Guadalajara, Diego de (unknown–unknown)

By: Robert Bruce Blake

Type: Biography

Published: 1952

Updated: December 8, 2019

In 1654 Diego de Guadalajara was placed by the viceroy, the Conde de Alba de Liste, in charge of an expedition to explore the Concho River country in Texas after Hernán Martín and Diego de Castillo returned with pearls from an expedition into that area. With thirty soldiers and some 200 friendly Indians, Guadalajara left Santa Fe and followed the route of the former expedition to the Concho. There the Jumano Indians informed him that the Indians in the territory beyond were at war and would not receive the Spaniards. A scouting party under Andrés López pushed seventy-five miles east of the Concho and was attacked by the Cuitao Indians. The Spaniards defeated the Indians, captured 200 of them and a large number of skins, and rejoined the main expedition in the vicinity of present-day San Angelo. They returned to Santa Fe because the expedition was not equipped to continue fighting.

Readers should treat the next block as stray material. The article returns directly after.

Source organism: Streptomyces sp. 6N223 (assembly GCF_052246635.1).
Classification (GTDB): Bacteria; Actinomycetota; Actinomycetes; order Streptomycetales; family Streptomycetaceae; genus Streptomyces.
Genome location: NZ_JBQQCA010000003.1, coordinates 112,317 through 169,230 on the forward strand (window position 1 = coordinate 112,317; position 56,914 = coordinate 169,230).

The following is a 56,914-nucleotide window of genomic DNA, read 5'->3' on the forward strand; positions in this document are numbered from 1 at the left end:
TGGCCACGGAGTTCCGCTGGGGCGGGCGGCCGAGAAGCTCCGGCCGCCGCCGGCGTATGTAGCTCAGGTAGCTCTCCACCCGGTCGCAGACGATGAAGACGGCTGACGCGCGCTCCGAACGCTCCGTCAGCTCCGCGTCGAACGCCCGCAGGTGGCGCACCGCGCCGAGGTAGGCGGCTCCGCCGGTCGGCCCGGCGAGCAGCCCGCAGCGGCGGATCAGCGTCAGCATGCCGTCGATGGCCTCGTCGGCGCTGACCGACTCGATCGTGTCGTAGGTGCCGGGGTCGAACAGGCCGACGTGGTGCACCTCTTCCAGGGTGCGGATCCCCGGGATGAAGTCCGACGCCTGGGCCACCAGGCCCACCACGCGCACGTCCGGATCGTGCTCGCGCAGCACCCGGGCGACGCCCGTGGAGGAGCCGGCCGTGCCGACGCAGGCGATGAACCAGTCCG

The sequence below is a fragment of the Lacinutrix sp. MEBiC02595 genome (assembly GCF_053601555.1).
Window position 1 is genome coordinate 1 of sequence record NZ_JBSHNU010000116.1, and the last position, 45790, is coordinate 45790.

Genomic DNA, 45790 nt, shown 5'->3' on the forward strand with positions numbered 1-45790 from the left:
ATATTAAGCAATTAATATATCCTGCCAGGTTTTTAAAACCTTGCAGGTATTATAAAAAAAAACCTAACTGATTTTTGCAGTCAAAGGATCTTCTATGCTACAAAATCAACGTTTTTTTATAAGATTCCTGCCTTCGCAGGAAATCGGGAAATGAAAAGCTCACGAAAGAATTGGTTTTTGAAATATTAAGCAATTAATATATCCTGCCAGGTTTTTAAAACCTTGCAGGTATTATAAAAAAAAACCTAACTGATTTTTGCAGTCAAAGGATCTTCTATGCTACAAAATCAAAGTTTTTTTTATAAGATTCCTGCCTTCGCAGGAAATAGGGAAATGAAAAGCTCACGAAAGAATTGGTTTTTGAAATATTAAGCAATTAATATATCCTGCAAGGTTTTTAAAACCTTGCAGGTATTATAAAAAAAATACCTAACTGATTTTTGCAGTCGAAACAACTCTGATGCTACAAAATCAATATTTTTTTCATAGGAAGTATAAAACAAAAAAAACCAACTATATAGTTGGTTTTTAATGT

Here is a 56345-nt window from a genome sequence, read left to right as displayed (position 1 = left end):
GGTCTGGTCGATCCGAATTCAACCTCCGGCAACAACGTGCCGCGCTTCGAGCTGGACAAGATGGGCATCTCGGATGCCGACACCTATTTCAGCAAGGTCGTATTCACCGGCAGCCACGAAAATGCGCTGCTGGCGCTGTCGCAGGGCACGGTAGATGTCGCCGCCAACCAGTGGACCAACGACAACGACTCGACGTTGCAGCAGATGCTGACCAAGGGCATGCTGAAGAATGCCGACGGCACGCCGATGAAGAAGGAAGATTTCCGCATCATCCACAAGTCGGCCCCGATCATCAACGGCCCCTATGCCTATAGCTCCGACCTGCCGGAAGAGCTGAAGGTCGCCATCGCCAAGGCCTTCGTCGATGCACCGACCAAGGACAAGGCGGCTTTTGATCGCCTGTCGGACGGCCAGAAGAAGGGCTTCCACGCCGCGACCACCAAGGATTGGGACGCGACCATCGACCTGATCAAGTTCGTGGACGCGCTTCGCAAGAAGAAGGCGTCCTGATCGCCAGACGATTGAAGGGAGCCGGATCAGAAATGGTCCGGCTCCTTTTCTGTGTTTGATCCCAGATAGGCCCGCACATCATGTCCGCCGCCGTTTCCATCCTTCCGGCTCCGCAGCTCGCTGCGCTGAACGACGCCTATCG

Carlos E. Castañeda, Our Catholic Heritage in Texas (7 vols., Austin: Von Boeckmann-Jones, 1936–1958; rpt., New York: Arno, 1976). Charles W. Hackett, ed., Pichardo's Treatise on the Limits of Louisiana and Texas (4 vols., Austin: University of Texas Press, 1931–46).

  • Exploration
  • Explorers (Spanish)
Time Periods:
  • Spanish Texas

The following, adapted from the Chicago Manual of Style, 15th edition, is the preferred citation for this entry.

Robert Bruce Blake, “Guadalajara, Diego de,” Handbook of Texas Online, accessed May 29, 2022,

Published by the Texas State Historical Association.

December 8, 2019

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